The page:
Victoria benefits from the most developed energy market in the country, meaning there are plenty of opportunities available for customers to save on electricity. That said of course, if you want to save money, you need to know a little bit about electricity first, so you know what to look for. In this article, Canstar Blue explains electricity tariffs in Melbourne and Victoria. We explain what tariffs are available and how you can find the best electricity tariff to suit the needs of your home.
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What is an Electricity Tariff?
Before we go in to detail about tariffs, it’s important to understand the types of charges. There are supply charges and usage charges.
- Supply charge: A daily fee that applies regardless of how much or how little electricity is used.
- Usage charge: A charge applied for each kWh of electricity supplied to the property.
A ‘tariff’, in the context of electricity, refers to the way your energy company charges you for electricity usage. You may pay the same rate for electricity at all times, or you may be charged different rates depending on the time of day you use power – these are examples of tariffs. There are only a few residential energy tariffs that Victorians need to be aware of, though keep in mind that some tariffs may be unavailable on some networks or through certain retailers and your retailer may refer to them by a different name.
While some tariffs are limited to certain distribution networks, some common tariffs on offer to Victorian electricity customers include:
- Single rate tariff
- Block rate tariff
- Flexible pricing tariff
- Time of use tariff
- Demand tariff
- Controlled Load (two-rate) tariff
- Feed-in tariff
Single Rate Tariff
As the name implies, a ‘single rate’ tariff charges the same rate for all electricity used, regardless of when or how you use power. This tariff is also occasionally referred to as a ‘peak’, ‘anytime’, or ‘flat rate’ tariff. This is the simplest type of tariff and is available with any meter type.
Usage rates on a single rate tariff in Melbourne are generally charged between 15c/kWh and 25c/kWh depending on the network and retailer. A single rate tariff might be the most affordable option for households which use a lot of electricity during peak demand periods in the afternoon and evening. In fact, it was the ‘go-to’ prior to the mandated roll out of smart meters.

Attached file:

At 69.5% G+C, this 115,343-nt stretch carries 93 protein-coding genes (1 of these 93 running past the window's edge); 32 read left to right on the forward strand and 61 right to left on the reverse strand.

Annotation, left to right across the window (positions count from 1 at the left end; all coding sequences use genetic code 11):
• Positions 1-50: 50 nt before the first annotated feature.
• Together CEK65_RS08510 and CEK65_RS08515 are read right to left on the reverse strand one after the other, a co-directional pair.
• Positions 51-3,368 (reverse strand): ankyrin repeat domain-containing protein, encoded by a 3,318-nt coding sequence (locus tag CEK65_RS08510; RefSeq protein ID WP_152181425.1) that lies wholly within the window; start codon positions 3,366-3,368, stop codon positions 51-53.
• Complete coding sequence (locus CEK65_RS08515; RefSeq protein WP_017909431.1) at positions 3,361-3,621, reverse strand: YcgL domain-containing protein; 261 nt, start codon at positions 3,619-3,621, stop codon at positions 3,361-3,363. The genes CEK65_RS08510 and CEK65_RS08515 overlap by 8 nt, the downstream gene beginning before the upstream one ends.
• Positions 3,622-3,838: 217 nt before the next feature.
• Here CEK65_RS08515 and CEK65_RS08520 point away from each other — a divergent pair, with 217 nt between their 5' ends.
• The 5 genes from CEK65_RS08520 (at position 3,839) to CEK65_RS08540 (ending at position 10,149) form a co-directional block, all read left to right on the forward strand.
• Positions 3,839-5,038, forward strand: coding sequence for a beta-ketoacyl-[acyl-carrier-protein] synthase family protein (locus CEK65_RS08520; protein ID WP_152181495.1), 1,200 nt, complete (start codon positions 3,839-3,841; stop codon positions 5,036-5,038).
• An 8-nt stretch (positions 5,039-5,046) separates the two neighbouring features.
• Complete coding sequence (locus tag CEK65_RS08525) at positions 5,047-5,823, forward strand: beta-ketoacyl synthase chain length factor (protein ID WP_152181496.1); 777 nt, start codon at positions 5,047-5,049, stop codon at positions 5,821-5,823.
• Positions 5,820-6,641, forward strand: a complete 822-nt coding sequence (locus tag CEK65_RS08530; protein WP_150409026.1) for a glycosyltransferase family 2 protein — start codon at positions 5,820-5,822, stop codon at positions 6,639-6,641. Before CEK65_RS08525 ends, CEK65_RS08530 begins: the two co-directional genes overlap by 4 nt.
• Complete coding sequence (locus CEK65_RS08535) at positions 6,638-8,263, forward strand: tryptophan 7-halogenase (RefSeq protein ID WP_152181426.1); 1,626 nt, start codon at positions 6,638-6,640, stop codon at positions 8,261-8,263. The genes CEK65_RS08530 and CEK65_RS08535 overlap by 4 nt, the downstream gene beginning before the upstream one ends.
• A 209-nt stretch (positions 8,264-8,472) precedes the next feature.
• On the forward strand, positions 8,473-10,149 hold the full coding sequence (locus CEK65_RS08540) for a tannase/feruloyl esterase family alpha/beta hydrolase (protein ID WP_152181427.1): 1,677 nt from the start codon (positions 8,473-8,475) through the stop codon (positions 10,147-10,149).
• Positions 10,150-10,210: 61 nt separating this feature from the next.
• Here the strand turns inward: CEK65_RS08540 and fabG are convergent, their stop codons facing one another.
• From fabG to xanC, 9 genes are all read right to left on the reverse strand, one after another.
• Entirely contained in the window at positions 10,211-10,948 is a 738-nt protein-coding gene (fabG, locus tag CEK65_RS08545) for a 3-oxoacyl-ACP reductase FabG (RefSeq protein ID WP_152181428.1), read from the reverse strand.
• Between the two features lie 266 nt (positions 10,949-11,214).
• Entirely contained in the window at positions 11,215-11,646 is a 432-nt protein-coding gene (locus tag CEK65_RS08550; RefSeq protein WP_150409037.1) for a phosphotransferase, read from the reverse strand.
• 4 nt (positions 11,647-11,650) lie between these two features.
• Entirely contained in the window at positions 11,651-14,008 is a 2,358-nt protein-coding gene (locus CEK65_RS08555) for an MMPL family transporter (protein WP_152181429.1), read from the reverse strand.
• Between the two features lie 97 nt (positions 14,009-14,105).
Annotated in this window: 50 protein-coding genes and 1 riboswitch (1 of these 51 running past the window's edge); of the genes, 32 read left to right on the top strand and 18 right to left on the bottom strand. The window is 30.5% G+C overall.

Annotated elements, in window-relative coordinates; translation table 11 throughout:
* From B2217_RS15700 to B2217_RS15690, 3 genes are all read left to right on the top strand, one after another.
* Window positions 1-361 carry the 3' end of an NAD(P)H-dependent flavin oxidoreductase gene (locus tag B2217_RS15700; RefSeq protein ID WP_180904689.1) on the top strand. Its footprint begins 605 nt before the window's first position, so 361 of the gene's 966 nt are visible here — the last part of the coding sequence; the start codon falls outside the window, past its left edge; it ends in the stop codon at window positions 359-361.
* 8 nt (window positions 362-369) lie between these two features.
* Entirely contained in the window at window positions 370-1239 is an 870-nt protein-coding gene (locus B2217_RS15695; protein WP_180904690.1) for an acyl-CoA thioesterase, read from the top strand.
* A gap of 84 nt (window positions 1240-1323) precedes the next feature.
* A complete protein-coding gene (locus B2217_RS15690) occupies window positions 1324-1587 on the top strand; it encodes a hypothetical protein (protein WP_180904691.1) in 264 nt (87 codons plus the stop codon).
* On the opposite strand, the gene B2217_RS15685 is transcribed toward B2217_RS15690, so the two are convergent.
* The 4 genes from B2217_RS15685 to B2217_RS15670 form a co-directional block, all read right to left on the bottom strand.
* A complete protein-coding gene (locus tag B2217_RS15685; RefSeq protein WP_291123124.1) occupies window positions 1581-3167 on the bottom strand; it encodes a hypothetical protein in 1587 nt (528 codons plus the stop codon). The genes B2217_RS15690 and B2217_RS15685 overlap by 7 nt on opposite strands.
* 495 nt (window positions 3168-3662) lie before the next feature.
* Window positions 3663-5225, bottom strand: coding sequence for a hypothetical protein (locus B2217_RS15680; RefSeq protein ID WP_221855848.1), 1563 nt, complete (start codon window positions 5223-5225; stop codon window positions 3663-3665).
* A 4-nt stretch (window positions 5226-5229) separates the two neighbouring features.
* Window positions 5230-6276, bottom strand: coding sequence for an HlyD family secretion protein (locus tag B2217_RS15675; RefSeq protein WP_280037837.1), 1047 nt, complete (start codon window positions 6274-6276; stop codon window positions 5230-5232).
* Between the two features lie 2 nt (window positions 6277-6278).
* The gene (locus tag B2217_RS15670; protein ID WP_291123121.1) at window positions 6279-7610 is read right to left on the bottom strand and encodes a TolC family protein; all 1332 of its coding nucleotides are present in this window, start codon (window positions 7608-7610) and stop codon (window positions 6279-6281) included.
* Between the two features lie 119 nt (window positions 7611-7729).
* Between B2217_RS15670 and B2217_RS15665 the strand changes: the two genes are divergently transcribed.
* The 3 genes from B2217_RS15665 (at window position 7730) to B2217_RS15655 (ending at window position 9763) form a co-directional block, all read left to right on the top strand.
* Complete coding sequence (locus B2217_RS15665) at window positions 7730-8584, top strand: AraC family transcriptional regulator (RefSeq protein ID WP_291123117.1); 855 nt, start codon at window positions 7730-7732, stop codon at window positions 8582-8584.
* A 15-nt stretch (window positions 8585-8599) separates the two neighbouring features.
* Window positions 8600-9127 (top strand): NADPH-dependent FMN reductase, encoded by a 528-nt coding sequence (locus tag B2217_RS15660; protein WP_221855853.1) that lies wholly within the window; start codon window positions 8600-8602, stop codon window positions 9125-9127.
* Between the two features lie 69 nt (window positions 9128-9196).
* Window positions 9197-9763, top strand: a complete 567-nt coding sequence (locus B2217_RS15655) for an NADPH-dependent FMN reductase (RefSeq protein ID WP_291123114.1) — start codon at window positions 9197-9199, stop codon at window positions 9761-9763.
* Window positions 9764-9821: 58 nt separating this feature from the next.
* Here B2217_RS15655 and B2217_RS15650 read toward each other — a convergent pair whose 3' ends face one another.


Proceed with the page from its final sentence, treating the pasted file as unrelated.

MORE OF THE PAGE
Households with smart meters may have automatically been switched to a flexible price tariff, however if you would prefer a single rate, simply contact your retailer to organise a reconfiguration of your meter. If you’re on a flexible pricing tariff and don’t realise, it could be costing you!
Single Rate Tariff Costs
Here is an example of what Victorian households can expect to pay if they have a single rate tariff.
Here are some of the cheapest published deals from the retailers on our database that include a link to the retailer’s website for further details. These are products from referral partners†. These costs are based on the Citipower network in Melbourne but prices may vary depending on your circumstances. This comparison assumes general energy usage of 4000kWh/year for a residential customer on a single rate tariff. Please use our comparison tool for a specific comparison in your area. Our database may not cover all deals in your area. As always, check all details of any plan directly with the retailer before making a purchase decision.
Block Rate Tariff
Customers on a block rate tariff are charged one rate for their first ‘block’ of electricity, and another rate for all remaining usage. A block of usage refers to a set amount of electricity used per day, month or quarter. A typical rate for the first block of usage is between 24c and 34c/kWh. The rate for the second block is slightly higher or lower, depending on the retailer. The following tables illustrate what a block rate tariff might look like.
General guide only
Keep in mind that while most households will exceed the first usage block and possibly benefit from the slightly cheaper rates on remaining usage, the savings on a block rate tariff compared to a single rate tariff are often relatively minor.
The rollout of smart meters in Victoria was accompanied by the new ‘flexible pricing’ tariff. This tariff applies a different electricity usage rate depending on what time that electricity is used.
There are three periods: Peak, off-peak and shoulder.
- Peak: Electricity is in high demand at these times, so retailers charge higher rates.